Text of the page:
Diana Mosley

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Diana Mosley, born in 1910, was the most beautiful and the cleverest of the six legendary Mitford sisters. At eighteen, she married the rich, goodlooking and charming Bryan Guinness, of the brewing dynasty, by whom she had two sons. Together they were a golden couple, at the heart of London society, but within four years Diana had fallen in love with Oswald Mosley, married to ‘Cimmie’ Curzon and the father of three children.

Labour Party and was veering towards fascism. In 1932,four years after her marriage, in an era when divorce was frowned on and discretion a prime virtue, Diana left her husband and set herself up as Mosley’s mistress – a course of action that horrified her family and scandalised society.

In 1933 she took her sister Unity to Germany; soon both had met the new German leader; Adolf Hitler. Diana became so close to him that when she and Mosley married in 1936 (after the death of Mosley’s wife), the ceremony took place in the Goebbelses’ drawing room, with Hitler as guest of honour – by this time, Mosley had become the leader of the British fascist party.

Diana continued to visit Hitler until a month before the outbreak of WWII, during which she and Mosley were arrested and detained (under Regulation 18B), remaining in prison for three and a half years. For many years afterwards, she refused to believe in the reality of the Holocaust.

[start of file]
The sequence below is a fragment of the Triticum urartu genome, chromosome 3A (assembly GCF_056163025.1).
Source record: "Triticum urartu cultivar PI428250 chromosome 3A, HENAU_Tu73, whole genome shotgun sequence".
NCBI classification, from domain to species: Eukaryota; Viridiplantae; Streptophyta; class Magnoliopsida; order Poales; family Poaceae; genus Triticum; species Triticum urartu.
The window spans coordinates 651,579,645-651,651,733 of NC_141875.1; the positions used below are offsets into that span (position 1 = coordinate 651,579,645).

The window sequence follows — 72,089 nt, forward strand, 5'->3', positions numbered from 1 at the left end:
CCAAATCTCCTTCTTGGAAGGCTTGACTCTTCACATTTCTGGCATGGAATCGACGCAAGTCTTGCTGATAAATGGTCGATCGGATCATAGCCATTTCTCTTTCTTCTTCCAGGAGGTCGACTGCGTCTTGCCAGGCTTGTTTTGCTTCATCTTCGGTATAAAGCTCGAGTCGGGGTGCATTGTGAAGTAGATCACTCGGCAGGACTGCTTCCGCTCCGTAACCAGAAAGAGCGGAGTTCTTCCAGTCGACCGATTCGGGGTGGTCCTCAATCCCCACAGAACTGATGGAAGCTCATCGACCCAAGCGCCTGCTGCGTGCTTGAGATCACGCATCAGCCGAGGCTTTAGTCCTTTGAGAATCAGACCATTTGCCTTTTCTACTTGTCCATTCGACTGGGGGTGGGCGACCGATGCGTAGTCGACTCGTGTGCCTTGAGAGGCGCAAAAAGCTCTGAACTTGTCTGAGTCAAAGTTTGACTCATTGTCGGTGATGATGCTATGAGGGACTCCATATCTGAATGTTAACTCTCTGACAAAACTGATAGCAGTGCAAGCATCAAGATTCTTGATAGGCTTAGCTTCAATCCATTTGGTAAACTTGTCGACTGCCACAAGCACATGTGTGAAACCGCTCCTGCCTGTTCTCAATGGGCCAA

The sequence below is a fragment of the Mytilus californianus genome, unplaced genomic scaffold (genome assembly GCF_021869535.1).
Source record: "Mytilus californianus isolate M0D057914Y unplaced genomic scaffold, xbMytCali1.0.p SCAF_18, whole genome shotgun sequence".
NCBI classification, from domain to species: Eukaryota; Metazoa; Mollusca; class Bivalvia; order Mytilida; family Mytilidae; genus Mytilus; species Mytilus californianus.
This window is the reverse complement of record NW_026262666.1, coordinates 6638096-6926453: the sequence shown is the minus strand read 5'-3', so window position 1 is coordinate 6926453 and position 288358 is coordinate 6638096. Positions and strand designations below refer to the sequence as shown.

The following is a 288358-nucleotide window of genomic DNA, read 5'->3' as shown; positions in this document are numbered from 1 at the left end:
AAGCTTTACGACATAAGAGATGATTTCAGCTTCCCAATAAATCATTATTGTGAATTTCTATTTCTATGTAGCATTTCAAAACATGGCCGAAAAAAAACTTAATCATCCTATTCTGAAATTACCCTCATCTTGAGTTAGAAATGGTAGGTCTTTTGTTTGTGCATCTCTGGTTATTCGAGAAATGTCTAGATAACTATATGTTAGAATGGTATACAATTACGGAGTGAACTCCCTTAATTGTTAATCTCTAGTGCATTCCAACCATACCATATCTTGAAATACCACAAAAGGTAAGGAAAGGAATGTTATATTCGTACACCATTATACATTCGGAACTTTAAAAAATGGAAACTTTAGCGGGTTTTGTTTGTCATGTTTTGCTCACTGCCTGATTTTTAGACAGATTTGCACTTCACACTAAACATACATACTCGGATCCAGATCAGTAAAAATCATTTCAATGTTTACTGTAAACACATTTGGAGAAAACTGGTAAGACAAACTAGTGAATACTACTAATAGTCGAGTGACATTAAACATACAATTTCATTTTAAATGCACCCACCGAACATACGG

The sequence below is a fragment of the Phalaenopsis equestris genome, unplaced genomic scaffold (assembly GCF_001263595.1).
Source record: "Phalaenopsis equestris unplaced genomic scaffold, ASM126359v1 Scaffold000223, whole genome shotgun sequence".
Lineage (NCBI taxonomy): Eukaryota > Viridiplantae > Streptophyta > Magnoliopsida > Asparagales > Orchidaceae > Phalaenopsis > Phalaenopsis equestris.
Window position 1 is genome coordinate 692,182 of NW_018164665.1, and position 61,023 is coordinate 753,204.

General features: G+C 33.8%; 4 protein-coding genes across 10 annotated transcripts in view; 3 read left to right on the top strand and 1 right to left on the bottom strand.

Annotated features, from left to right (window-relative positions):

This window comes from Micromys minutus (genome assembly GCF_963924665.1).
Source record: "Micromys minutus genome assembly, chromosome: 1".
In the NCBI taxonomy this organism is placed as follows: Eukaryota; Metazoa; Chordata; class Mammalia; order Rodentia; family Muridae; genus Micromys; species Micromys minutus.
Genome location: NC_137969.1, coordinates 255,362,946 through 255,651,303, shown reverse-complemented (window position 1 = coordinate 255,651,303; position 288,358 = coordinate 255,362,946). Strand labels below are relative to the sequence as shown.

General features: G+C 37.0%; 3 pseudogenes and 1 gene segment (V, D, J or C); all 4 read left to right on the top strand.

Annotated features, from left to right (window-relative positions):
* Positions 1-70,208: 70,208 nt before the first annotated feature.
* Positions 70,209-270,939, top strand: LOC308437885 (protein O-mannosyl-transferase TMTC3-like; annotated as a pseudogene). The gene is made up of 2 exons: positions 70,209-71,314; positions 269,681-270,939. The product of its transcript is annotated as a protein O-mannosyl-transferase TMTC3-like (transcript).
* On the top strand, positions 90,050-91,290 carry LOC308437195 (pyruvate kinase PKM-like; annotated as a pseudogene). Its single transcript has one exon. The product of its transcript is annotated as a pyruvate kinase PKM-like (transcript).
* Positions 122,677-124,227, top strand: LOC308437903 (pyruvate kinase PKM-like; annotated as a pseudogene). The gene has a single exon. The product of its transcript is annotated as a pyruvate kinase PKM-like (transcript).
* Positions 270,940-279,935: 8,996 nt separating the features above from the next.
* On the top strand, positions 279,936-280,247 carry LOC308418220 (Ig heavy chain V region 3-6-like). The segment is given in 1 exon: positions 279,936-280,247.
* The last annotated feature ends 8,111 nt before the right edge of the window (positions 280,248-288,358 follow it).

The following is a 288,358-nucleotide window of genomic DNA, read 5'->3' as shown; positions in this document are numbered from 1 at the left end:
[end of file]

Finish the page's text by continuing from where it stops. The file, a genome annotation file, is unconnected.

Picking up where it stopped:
After the war, ostracised by many, the Mosleys rebuilt their lives, making homes first in Ireland and then in the Temple de la Gloire outside Paris, entertaining and being entertained y pre-war friends and new ones, including the Windsors. Attempts by Mosley to re-enter mainstream British politics failed abjectly but he continued to propound political views. His death, after almost fifty years together devastated Diana. She remained beautiful into extreme old age and, gradually, attained iconic status, with friends and devotees making pilgrimages to the Temple de la Gloire as to a shrine.

Book Reviews

Diana’s life is of extraordinary historical and social interest, and Anne de Courcy’s telling of it is quite splendid. This is a truly excellent biography, which was commissioned years ago but could not be published until after Diana’s death. It has stood the test of time and reads like a thriller. It is important, for it shows not only how misguided and fanatical some people were, but also how the British more or less unanimously rejected totalitarianism.

Sunday Times

This gripping volume is a portrait both of an extraordinary individual and also of political extremism in the 1930s.

Daily Telegraph

Love her or loathe her, there is never a dull sentence in this portrait of an extraordinary life lived in extraordinary times.

Daily Mail

A tour de force from start to finish.

Good Book Guide

I defy anyone not to be interested in this book.

Independent on Sunday

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